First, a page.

2. Remembering Mairin Keegan

3. Interview with veteran socialist-republican Gerry Ruddy

4. Women’s rights and the national struggle, 1916-1922

5. Remembering Peter Graham

6. A History of the Provos pt 3

7. Review: Kevin Bean’s The New Politics of Sinn Fein

8. A History of the Provos pt 1

9= A view of the éirígí ard fheis & Meet the new cops – same as the old cops

Interview with veteran socialist-republican Gerry Ruddy

I’ve corresponded with veteran socialist-republican activist and leader Gerry Ruddy, on and off, for some years now.  I finally got to meet him last month (December 2011) in Belfast.  Below is an interview with him which covers a lot of the main political events and lessons of the struggle in Ireland over the past 45 or so years:

Philip Ferguson: Could you tell us a bit about how you first got involved in politics?

Gerry Ruddy: As long as I can remember I took an interest in what was going on in the world. For example I remember in 1956 when I was 10 praying for ‘Catholic Hungary’ when the Soviets invaded. I also remember the Cuban missile crisis when we all thought the world might end. I recall reading Michael Foot’s biography of Aneurin Bevan, the first real political book I had read, which helped direct me towards left politics. The election of Harold Wilson’s  Labour Government and its subsequent betrayals also helped direct me towards the left.  At university I joined the Labour Group and was influenced by the likes of Michael Farrell and Eamon McCann.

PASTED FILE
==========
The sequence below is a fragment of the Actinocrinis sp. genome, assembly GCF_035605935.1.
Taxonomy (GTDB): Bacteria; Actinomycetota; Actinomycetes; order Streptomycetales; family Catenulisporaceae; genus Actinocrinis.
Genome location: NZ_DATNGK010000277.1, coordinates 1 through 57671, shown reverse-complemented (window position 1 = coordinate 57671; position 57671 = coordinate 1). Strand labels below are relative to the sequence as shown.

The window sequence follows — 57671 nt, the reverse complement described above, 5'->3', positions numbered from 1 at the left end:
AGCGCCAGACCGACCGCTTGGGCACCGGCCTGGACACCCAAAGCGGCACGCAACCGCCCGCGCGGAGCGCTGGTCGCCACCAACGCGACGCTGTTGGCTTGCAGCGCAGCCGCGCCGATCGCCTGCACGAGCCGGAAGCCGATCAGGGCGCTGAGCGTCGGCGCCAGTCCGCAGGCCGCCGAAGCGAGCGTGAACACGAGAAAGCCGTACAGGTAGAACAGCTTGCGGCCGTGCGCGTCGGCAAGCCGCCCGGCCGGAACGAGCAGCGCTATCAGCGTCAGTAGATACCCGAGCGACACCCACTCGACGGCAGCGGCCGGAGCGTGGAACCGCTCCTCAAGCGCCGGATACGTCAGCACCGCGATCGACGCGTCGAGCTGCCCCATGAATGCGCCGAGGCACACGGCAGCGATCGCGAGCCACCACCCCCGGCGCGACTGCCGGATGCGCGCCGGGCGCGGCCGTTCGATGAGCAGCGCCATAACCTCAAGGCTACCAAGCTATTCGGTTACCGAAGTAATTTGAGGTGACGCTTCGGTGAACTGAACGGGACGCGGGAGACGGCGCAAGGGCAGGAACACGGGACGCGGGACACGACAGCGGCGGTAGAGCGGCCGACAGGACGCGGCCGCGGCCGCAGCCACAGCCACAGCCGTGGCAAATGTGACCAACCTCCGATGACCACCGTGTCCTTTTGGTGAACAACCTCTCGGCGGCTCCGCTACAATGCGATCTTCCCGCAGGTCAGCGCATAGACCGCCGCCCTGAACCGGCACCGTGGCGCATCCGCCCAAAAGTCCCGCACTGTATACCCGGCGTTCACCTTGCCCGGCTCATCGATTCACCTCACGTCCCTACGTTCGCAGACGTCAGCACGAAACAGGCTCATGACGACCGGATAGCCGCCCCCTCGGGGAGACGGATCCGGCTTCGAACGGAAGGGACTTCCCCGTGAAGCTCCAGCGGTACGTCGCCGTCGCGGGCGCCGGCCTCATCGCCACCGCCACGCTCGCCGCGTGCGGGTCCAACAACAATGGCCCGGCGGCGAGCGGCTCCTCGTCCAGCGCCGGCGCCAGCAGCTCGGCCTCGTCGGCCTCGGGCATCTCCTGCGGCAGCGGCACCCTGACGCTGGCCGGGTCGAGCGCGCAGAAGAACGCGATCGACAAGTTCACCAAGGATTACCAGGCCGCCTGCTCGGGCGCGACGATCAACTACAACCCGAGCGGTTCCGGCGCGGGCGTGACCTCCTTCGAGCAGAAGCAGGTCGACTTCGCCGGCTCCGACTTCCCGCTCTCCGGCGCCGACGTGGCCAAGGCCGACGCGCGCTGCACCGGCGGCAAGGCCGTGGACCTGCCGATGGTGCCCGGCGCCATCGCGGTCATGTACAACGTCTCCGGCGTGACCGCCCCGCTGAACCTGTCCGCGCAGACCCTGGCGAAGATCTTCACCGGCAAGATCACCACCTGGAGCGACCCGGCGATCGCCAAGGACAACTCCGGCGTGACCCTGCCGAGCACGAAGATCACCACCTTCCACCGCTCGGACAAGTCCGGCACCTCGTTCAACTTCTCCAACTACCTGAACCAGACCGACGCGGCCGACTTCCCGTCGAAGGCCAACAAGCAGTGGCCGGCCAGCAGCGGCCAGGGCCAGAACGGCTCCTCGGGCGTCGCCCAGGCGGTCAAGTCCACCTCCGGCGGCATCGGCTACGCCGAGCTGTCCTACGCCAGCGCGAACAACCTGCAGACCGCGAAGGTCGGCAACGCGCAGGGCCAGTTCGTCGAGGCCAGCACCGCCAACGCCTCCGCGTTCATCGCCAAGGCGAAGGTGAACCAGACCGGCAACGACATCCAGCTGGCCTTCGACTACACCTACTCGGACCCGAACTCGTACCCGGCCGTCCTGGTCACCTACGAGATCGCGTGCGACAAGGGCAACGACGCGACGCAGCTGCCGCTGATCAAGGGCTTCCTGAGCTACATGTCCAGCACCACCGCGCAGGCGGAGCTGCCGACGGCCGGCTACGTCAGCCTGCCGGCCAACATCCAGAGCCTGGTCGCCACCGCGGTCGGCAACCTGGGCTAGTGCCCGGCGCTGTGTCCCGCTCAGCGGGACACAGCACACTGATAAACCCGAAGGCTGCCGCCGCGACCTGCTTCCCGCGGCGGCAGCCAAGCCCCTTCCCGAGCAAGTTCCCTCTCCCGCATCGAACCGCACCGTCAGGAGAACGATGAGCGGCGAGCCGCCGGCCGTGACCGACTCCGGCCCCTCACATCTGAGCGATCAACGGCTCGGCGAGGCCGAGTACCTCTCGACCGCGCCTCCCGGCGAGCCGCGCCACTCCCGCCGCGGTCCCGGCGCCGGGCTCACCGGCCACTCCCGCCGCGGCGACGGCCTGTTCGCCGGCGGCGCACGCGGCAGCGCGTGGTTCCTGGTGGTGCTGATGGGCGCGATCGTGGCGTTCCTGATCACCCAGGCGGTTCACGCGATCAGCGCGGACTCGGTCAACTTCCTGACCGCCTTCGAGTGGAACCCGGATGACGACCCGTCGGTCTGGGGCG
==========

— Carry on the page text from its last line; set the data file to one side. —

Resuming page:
I joined both the Northern Ireland Labour Party and the Irish Labour Party (which had branches in my local town of Newry), plus I was involved in the Young Socialists, CND etc in the late sixties.  It was then I started reading the socialist classics, Lenin, Mao, Trotsky, Fanon, Guevara, Gramsci, Luxemburg and, of course, James Connolly.  I remember selling copies of the Irish Militant on the Falls Road at the 50th anniversary of the 1916 Rising.

PF: How did you come to join People’s Democracy?

GR: I was still at university and along with other militants participated in the mass demonstrations that spontaneously followed the October 5, 1968 attack by the RUC (Royal Ulster Constabulary) on a peaceful civil rights  march.  In the following months there were many protests and meetings and it was a great political education.  Gradually one could see the differences emerge between the left and the moderates both within Peoples Democracy and the broader civil rights movement.

PF: How would you evaluate the role played by PD in its early years?  For instance, some people in the Provisional IRA have talked about seeing PD as being more in tune with their politics in the late 1960s and early 1970s than Provisional Sinn Fein.  On the other hand, a number of PD members went on to fairly anti-republican politics.

GR: Personally I believe that PD was for the years 1968-73 the driving force of the mass movement.  When others took their foot off the pedal it was PD that would accelerate the engine of mass protest.  Burntollet was one clear example of that.  While building PD itself we also participated in united front tactics, working within NICRA (the Northern Ireland Civil Rights Association), the Northern Resistance Movement, the Political Hostages Release Committee and God knows what else, as well as making contacts with socialist groups within Ireland and abroad.

Naturally our militancy appealed to the nationalist working class in Belfast and some of our people worked closely with Provisional IRA members, some of whom had been originally in PD.  We even had educational classes in marxism with some of them.